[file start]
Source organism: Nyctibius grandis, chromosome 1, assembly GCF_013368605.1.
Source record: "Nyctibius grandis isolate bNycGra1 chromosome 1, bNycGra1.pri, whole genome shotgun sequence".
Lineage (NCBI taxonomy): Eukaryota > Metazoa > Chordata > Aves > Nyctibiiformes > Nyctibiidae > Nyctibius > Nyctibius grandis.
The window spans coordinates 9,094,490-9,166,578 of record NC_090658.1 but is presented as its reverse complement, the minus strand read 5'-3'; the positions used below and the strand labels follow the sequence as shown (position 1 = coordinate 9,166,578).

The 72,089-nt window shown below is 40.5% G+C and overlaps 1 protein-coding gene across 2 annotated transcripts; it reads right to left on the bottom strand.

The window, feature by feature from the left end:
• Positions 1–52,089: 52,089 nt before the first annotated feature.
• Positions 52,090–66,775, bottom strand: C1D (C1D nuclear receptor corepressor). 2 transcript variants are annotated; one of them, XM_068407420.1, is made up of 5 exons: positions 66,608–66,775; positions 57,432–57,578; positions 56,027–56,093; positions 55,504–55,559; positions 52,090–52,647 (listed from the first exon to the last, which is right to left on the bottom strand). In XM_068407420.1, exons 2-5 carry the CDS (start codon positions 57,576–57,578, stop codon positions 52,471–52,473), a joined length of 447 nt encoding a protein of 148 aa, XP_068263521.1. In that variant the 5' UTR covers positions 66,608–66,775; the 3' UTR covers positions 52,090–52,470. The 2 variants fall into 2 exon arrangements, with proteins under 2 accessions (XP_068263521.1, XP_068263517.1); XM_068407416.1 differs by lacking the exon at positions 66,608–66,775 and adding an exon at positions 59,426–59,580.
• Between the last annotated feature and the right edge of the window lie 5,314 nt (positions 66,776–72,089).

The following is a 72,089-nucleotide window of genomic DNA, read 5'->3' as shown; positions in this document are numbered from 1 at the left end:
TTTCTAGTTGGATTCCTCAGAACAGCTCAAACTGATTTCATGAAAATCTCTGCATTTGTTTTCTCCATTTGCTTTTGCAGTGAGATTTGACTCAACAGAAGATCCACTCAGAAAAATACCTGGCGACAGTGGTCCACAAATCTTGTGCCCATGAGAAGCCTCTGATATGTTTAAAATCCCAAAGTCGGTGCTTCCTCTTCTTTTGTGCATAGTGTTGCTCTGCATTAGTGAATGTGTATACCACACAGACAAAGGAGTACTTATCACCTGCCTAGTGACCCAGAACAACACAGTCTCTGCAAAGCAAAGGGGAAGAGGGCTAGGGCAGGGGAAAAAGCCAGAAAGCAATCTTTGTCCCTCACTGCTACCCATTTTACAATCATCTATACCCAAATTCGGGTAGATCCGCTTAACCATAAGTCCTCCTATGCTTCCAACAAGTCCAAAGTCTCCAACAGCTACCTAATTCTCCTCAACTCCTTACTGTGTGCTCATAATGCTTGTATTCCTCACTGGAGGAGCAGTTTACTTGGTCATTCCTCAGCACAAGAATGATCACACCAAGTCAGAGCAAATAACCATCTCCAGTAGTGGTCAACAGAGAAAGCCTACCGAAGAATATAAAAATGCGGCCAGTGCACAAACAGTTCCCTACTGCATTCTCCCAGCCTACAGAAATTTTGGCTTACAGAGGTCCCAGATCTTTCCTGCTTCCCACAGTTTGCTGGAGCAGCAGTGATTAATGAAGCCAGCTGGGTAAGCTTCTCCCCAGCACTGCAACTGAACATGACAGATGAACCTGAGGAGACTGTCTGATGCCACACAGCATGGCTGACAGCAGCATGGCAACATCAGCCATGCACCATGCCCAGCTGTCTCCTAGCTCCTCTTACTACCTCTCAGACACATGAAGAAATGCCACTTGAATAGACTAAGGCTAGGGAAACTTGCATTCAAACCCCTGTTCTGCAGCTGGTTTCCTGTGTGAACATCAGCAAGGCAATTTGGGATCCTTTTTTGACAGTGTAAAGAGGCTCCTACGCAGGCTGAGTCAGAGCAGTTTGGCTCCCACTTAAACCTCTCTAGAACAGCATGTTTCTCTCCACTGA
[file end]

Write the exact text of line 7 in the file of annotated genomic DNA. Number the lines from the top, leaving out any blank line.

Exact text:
• Positions 1–52,089: 52,089 nt before the first annotated feature.